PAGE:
Microbes can produce fuels such as ethanol, methane and hydrogen from organic matter. More recently, it has been reported that microorganisms can also convert organic matter into electricity using Microbial Fuel Cells (MFCs).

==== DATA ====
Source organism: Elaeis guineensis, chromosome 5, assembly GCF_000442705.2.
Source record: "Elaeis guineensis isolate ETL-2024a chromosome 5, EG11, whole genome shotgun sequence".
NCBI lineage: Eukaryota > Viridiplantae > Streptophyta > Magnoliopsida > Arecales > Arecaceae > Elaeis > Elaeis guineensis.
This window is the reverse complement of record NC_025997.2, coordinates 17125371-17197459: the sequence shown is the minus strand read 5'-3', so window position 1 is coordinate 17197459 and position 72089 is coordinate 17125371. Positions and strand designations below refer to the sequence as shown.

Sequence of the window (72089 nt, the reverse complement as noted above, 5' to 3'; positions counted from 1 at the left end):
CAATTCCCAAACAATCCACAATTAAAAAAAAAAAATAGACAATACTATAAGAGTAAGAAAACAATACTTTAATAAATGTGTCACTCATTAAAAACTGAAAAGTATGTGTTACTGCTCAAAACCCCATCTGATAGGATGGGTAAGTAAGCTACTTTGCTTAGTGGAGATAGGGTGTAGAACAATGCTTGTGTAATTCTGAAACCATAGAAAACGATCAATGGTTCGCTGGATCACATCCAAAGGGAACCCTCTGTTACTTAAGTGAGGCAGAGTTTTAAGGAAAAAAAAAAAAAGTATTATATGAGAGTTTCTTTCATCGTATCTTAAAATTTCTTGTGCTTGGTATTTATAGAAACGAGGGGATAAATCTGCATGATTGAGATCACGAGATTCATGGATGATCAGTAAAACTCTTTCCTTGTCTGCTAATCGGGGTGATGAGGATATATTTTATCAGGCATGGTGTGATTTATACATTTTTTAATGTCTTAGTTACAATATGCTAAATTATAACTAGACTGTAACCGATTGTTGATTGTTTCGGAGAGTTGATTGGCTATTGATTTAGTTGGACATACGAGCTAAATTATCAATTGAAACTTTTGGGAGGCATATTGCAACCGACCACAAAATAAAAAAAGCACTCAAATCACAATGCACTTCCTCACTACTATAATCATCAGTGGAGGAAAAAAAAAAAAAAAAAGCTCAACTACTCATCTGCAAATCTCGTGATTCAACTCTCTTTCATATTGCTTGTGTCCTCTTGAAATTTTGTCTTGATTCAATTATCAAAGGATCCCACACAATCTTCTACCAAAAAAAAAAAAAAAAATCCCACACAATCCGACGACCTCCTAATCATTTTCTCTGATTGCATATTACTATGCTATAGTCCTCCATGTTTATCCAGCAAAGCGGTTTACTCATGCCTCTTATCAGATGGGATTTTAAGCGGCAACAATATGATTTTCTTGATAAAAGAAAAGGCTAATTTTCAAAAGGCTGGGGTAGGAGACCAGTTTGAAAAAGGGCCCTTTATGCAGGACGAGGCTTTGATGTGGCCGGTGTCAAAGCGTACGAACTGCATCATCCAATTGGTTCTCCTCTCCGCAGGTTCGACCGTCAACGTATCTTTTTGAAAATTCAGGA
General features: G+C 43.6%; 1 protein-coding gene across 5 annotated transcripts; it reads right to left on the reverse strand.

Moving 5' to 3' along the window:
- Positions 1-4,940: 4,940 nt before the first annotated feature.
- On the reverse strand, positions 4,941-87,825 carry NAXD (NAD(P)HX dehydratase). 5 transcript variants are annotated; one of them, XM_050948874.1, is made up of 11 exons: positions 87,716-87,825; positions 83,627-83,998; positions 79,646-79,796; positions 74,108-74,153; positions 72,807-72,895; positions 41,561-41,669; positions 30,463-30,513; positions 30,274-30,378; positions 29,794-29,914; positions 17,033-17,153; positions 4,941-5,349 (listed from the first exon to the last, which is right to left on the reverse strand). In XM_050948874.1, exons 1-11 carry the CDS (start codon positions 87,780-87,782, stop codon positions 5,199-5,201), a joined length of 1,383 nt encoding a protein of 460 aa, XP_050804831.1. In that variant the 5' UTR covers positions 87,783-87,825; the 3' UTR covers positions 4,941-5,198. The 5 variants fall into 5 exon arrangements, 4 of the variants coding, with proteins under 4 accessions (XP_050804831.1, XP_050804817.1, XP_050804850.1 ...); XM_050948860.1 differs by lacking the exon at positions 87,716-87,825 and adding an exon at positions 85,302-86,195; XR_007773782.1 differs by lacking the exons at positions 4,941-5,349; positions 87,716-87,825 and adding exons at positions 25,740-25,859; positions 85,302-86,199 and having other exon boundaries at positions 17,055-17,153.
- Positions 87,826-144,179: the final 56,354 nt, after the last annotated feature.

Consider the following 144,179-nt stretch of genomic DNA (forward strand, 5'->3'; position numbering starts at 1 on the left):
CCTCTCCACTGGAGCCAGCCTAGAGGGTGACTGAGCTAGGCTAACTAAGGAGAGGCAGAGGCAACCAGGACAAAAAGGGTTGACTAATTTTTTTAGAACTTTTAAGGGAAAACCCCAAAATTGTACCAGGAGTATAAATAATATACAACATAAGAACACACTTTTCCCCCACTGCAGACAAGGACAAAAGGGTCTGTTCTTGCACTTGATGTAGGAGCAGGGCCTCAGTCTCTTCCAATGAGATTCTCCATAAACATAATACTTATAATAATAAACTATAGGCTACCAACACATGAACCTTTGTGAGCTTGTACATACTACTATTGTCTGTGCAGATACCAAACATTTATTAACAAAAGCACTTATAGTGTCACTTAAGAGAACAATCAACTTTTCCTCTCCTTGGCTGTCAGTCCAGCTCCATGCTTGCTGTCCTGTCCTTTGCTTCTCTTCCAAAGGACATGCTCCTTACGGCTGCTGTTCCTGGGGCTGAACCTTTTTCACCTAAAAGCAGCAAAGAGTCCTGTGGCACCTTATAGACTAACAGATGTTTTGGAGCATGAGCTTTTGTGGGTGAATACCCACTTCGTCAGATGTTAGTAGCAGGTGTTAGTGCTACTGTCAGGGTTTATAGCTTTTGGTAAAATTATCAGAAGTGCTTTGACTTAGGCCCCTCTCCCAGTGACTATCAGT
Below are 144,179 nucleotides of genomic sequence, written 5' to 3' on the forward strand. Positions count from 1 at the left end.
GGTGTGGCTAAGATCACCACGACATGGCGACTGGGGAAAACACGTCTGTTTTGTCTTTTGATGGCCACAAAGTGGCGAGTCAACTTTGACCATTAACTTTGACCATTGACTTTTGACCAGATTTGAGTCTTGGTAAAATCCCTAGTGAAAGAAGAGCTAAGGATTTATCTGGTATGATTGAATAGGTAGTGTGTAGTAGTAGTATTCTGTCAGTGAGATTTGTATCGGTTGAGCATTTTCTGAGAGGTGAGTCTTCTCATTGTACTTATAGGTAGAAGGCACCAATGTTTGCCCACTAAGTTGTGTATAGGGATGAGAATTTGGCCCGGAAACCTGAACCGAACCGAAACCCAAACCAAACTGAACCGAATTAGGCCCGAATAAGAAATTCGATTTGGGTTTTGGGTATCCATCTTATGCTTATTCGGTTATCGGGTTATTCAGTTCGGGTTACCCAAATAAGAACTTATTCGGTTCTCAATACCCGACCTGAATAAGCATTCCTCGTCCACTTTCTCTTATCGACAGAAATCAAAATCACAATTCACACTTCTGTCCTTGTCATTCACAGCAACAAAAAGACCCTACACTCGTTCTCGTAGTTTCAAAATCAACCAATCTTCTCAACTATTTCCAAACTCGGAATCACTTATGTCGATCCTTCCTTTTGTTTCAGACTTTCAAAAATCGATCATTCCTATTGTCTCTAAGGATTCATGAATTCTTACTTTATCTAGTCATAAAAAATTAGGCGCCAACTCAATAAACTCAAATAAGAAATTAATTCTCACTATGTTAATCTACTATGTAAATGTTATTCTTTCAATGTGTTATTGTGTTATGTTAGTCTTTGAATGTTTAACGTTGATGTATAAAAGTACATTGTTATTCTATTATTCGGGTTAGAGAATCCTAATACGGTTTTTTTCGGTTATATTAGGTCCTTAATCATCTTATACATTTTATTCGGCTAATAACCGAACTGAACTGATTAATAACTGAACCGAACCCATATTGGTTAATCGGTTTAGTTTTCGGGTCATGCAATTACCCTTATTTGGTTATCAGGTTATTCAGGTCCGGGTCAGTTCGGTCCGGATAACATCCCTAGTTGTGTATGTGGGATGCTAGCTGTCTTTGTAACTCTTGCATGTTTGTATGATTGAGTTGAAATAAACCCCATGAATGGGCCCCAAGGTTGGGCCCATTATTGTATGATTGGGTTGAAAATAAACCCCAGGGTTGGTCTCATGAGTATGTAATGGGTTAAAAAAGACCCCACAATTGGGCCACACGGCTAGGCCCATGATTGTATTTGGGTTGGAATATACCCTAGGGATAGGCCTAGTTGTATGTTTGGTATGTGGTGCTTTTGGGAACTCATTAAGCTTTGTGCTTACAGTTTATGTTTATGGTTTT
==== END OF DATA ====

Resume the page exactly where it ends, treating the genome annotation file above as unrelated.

Water samples from Cooum river and sea were taken and subjected to bacteriological analysis. Three bacterial species namely Pseudomonas, Bacillus and Enterobacter were selected and examined for electricity generation using Cooum water as substrate by MFC technology. Electricity was produced only by Psuedomonas spp. and Bacillus spp. Current generation from Pseudomonas, for resistance 1kΩ, 10kΩ and 100kΩ were found to be 1.1, 1.7 and 1.6 microamperes respectively. Current production from Bacillus, for resistance 1kΩ, 10kΩ, and 100kΩ were found to be 0.5, 0.6, and 1.1 microamperes respectively. Changes in temperature and pH showed no current production. Enterobacter was found to be nil in the current production. By means of molecular analysis, electrochemically active species of Bacillus have been shown to produce electricity.